In order for the utterance to be admissible under the Rule 803(2) exception, the statement must be the product of a startling occurrence, the declarant must have been dominated by the emotion, excitement, fear, or pain of the occurrence, and the statement must be related to the circumstances of the startling occurrence. Couchman v. State, 3 S.W.3d 155, 159 (Tex.App.-Ft. Worth 1999, pet. ref'd); McFarland v. State, 845 S.W.2d 824, 846 (Tex.Crim.App.1992).
The critical issue is whether the declarant made the statement while dominated by the emotion arising from the startling event or condition. Id.; Adams v. State, 936 S.W.2d 313, 315 (Tex.App.-Tyler 1996, pet. ref'd).
Additionally, there must be independent proof of the occurrence to which the statements relate; the statements themselves cannot be used to prove the exciting event. Richardson v. Green, 677 S.W.2d 497, 500 (Tex.1984).
At the protective order hearing, Diane Kelt testified that her son Joshua had made an outcry of abuse.
Q (State's attorney): Now, as best you remember, what did Joshua say to you?
A (Diane): He said that at night when I'm asleep, meaning me, when I am asleep, that his dad will come in his room and touch his-touch, play with, and rub his penis. He told me that he would have told me this sooner but he was too little. He didn't have words.
Over repeated objections by Appellant, the trial court admitted these statements under the excited utterance exception.
We believe the trial court erred in admitting this evidence. There was no evidence that the statements were spontaneous and made under the excitement of the event. The statements were no more than a narrative of an event Joshua said had taken place, rather than from an emotional reaction to such event. Finally, there is no independent proof that the events described by Joshua ever occurred.
To know whether the statements were spontaneous, this court must know what startling event engendered Joshua's statements.
The record is silent as to what transpired in the counseling room prior to the outcry. Diane acknowledged on cross examination that she was not present in the counseling room and that she could not hear what was said. Without knowledge of what took place in the counseling session there are no circumstances for this court to gauge whether the event was startling. Finally, the fact that the counseling environment likely involves some form of questioning by the therapist makes the situation one in which the statements are prompted by the questioning and not volunteered by the witness.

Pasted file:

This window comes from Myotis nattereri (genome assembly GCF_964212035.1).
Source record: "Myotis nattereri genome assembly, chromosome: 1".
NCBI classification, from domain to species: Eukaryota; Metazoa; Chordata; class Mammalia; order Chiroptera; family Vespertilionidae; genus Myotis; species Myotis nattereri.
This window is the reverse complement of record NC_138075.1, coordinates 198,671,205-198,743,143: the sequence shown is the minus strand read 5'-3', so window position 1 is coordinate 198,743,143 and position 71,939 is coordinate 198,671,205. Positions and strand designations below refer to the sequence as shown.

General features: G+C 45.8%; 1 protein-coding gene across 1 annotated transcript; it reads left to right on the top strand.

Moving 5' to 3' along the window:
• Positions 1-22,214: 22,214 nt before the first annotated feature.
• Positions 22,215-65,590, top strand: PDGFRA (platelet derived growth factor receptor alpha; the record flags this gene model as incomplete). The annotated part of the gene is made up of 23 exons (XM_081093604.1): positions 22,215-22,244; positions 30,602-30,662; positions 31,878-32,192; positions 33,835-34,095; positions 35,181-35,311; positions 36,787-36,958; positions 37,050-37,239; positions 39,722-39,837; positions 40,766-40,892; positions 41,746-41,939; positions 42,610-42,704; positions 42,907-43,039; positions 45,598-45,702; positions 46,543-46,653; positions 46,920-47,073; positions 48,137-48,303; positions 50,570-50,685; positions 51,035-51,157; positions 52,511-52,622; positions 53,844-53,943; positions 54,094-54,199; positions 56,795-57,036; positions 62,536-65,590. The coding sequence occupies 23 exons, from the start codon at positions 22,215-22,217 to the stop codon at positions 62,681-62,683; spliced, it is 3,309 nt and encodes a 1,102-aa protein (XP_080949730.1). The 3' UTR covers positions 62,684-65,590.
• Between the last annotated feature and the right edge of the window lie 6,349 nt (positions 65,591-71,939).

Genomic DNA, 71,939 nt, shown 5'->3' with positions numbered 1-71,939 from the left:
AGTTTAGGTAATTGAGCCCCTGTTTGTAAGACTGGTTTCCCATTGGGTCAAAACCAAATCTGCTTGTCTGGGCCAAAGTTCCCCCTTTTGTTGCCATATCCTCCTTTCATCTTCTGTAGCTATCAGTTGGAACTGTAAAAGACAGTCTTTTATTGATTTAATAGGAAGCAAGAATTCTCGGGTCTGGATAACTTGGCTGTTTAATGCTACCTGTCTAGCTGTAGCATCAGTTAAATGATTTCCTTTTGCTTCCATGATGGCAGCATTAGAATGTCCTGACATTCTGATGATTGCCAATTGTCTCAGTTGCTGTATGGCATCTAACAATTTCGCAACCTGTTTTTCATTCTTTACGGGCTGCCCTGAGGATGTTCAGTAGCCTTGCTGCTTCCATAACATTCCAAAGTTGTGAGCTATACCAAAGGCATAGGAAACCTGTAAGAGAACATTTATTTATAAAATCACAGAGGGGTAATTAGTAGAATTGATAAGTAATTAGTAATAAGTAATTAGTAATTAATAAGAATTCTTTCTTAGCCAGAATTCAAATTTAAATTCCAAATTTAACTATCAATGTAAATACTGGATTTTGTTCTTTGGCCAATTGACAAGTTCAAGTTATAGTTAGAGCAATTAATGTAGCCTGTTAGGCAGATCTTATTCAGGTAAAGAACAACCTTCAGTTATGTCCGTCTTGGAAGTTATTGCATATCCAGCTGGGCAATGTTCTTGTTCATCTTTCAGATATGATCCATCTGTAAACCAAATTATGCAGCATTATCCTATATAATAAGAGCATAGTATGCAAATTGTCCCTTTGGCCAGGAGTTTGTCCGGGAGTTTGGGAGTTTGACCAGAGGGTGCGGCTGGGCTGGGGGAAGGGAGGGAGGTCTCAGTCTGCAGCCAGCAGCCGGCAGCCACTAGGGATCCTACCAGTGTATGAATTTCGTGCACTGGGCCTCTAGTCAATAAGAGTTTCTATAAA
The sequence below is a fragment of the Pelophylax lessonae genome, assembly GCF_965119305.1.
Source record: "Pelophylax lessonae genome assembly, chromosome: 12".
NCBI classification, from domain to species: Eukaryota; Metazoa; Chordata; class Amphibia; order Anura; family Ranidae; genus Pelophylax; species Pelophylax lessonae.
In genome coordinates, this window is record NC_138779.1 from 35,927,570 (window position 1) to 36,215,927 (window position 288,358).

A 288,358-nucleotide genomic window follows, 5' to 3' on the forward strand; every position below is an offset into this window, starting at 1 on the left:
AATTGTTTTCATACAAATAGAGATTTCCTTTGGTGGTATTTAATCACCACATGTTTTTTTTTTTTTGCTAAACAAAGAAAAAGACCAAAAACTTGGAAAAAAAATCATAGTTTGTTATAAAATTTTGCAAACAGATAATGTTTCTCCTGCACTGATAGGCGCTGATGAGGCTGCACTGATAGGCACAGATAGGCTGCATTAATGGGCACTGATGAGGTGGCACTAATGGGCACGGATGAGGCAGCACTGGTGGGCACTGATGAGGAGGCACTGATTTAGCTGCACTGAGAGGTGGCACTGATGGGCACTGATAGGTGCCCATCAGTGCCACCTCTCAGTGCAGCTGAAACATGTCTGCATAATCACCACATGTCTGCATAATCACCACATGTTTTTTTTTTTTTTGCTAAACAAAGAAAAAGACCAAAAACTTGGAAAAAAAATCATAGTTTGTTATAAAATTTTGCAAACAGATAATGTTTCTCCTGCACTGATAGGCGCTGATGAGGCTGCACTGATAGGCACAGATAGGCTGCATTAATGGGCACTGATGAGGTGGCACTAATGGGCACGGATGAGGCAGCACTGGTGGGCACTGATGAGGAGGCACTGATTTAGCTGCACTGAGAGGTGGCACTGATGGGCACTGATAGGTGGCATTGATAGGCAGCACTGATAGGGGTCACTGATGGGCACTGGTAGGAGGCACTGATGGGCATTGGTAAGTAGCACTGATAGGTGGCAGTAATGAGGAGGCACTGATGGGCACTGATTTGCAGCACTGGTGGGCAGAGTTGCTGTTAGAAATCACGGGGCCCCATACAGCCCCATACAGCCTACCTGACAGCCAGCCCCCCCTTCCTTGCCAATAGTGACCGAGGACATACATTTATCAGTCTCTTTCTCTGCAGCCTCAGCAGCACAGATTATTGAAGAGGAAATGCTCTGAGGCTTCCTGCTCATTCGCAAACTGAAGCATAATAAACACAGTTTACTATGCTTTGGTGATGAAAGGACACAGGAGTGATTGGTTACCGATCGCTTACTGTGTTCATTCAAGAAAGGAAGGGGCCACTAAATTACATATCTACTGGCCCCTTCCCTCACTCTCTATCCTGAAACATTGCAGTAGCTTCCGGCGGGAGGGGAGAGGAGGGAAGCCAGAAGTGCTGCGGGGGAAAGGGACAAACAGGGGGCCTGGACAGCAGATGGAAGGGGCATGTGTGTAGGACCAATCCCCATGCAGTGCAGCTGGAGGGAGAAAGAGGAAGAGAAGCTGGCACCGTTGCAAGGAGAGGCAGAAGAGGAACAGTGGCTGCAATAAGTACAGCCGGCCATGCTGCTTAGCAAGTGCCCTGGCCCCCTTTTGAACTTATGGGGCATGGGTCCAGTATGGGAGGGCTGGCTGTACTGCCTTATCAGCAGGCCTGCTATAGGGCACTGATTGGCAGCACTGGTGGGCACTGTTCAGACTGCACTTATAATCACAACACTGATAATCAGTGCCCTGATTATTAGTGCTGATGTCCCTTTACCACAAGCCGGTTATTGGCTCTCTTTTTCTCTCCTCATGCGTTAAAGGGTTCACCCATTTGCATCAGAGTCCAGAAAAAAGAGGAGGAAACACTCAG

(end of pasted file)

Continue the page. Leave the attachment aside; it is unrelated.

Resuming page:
The statements elicited from Joshua never refer to or describe the circumstances involved in the counseling session; they only relate to the alleged incident of sexual abuse. We are then left to consider whether the statements made by Joshua could have been spontaneous utterances or whether they were suggested to him by the counselor's questions.
Diane testified on cross examination that Joshua did not tell her when the father's acts had taken place.
Without any evidence of when the abuse occurred, the trial court's position that the statements qualified as an excited utterance is considerably undermined.
There is no evidence that Joshua was still dominated by the emotions arising from the startling event. Diane described Joshua's demeanor as “not excitable,” that his behavior was not extraordinary; that he spoke to her in a calm and steady manner; and that Joshua simply gave her a “narrative of what had taken place.”
Joshua was relating to his mother, not reacting to an event; and we think that the trial court abused its discretion when it allowed the hearsay statements into evidence.
Independent Proof of the Event
There was no evidence that the event ever occurred except for the hearsay statements of Joshua. Without independent corroboration, the child's statements are not admissible. Id.
We hold that the trial court should have sustained Appellant's objection to Diane's testimony relating to what Joshua had told her.
Without the child's statements, there was no evidence to support the court's finding that family violence had occurred or that family violence was likely to occur in the future.
We sustain Appellant's point of error and contention made thereunder; set aside the court's finding of family violence; reverse the protective order; and render judgment that the Appellee's application be denied.
Reversed and rendered.
FRANK G. McDONALD, Chief Justice (Retired).